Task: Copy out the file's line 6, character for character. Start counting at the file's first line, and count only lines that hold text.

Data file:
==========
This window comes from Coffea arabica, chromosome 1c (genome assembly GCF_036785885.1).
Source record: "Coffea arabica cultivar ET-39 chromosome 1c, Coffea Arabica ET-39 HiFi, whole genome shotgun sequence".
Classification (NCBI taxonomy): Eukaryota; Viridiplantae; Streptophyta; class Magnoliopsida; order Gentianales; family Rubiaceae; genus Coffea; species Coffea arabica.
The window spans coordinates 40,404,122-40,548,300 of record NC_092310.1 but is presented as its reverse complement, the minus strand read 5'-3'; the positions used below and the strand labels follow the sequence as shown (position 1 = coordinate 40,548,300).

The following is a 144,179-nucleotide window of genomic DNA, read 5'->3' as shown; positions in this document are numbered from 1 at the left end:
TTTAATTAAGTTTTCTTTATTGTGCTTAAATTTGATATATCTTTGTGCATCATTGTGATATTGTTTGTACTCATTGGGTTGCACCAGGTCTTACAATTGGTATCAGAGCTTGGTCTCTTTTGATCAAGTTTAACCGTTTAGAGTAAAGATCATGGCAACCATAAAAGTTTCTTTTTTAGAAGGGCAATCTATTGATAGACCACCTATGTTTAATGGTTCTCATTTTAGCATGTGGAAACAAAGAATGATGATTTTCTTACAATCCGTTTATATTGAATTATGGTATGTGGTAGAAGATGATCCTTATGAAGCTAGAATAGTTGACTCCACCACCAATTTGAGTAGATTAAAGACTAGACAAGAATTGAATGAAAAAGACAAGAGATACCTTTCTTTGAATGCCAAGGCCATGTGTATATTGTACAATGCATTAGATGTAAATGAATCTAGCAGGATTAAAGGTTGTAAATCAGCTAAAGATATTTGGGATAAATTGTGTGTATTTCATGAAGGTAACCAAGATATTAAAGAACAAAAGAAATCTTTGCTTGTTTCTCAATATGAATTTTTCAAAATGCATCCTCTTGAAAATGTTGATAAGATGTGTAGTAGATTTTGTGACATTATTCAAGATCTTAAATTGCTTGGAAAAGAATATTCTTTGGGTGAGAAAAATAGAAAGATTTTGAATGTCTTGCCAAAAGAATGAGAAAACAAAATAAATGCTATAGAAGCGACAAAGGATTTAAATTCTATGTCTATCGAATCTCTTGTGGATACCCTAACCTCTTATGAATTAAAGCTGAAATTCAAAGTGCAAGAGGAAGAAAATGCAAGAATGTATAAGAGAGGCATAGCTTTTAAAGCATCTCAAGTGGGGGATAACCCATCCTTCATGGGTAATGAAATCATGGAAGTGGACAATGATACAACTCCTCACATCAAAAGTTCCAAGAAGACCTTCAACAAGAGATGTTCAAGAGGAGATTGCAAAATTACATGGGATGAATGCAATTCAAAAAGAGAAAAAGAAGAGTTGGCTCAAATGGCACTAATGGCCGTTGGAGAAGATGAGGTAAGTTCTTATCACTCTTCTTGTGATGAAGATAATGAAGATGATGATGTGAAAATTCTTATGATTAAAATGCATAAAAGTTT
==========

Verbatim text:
TTTAATTAAGTTTTCTTTATTGTGCTTAAATTTGATATATCTTTGTGCATCATTGTGATATTGTTTGTACTCATTGGGTTGCACCAGGTCTTACAATTGGTATCAGAGCTTGGTCTCTTTTGATCAAGTTTAACCGTTTAGAGTAAAGATCATGGCAACCATAAAAGTTTCTTTTTTAGAAGGGCAATCTATTGATAGACCACCTATGTTTAATGGTTCTCATTTTAGCATGTGGAAACAAAGAATGATGATTTTCTTACAATCCGTTTATATTGAATTATGGTATGTGGTAGAAGATGATCCTTATGAAGCTAGAATAGTTGACTCCACCACCAATTTGAGTAGATTAAAGACTAGACAAGAATTGAATGAAAAAGACAAGAGATACCTTTCTTTGAATGCCAAGGCCATGTGTATATTGTACAATGCATTAGATGTAAATGAATCTAGCAGGATTAAAGGTTGTAAATCAGCTAAAGATATTTGGGATAAATTGTGTGTATTTCATGAAGGTAACCAAGATATTAAAGAACAAAAGAAATCTTTGCTTGTTTCTCAATATGAATTTTTCAAAATGCATCCTCTTGAAAATGTTGATAAGATGTGTAGTAGATTTTGTGACATTATTCAAGATCTTAAATTGCTTGGAAAAGAATATTCTTTGGGTGAGAAAAATAGAAAGATTTTGAATGTCTTGCCAAAAGAATGAGAAAACAAAATAAATGCTATAGAAGCGACAAAGGATTTAAATTCTATGTCTATCGAATCTCTTGTGGATACCCTAACCTCTTATGAATTAAAGCTGAAATTCAAAGTGCAAGAGGAAGAAAATGCAAGAATGTATAAGAGAGGCATAGCTTTTAAAGCATCTCAAGTGGGGGATAACCCATCCTTCATGGGTAATGAAATCATGGAAGTGGACAATGATACAACTCCTCACATCAAAAGTTCCAAGAAGACCTTCAACAAGAGATGTTCAAGAGGAGATTGCAAAATTACATGGGATGAATGCAATTCAAAAAGAGAAAAAGAAGAGTTGGCTCAAATGGCACTAATGGCCGTTGGAGAAGATGAGGTAAGTTCTTATCACTCTTCTTGTGATGAAGATAATGAAGATGATGATGTGAAAATTCTTATGATTAAAATGCATAAAAGTTT